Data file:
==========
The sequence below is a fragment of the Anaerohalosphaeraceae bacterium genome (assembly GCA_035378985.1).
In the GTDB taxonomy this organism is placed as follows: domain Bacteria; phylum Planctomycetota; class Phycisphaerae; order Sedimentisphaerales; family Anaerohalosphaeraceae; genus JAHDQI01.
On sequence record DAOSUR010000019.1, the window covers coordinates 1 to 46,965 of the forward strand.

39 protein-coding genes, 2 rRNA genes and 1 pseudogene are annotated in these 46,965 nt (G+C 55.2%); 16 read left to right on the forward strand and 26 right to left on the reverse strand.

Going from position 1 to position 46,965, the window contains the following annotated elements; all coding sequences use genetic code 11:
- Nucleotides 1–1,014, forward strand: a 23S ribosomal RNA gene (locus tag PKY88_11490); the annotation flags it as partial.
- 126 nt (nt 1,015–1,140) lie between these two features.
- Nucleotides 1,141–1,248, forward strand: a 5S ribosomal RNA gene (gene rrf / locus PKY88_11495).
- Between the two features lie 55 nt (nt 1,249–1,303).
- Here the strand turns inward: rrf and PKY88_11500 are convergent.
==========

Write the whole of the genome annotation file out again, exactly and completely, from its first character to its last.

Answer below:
The sequence below is a fragment of the Anaerohalosphaeraceae bacterium genome (assembly GCA_035378985.1).
In the GTDB taxonomy this organism is placed as follows: domain Bacteria; phylum Planctomycetota; class Phycisphaerae; order Sedimentisphaerales; family Anaerohalosphaeraceae; genus JAHDQI01.
On sequence record DAOSUR010000019.1, the window covers coordinates 1 to 46,965 of the forward strand.

39 protein-coding genes, 2 rRNA genes and 1 pseudogene are annotated in these 46,965 nt (G+C 55.2%); 16 read left to right on the forward strand and 26 right to left on the reverse strand.

Going from position 1 to position 46,965, the window contains the following annotated elements; all coding sequences use genetic code 11:
- Nucleotides 1–1,014, forward strand: a 23S ribosomal RNA gene (locus tag PKY88_11490); the annotation flags it as partial.
- 126 nt (nt 1,015–1,140) lie between these two features.
- Nucleotides 1,141–1,248, forward strand: a 5S ribosomal RNA gene (gene rrf / locus PKY88_11495).
- Between the two features lie 55 nt (nt 1,249–1,303).
- Here the strand turns inward: rrf and PKY88_11500 are convergent.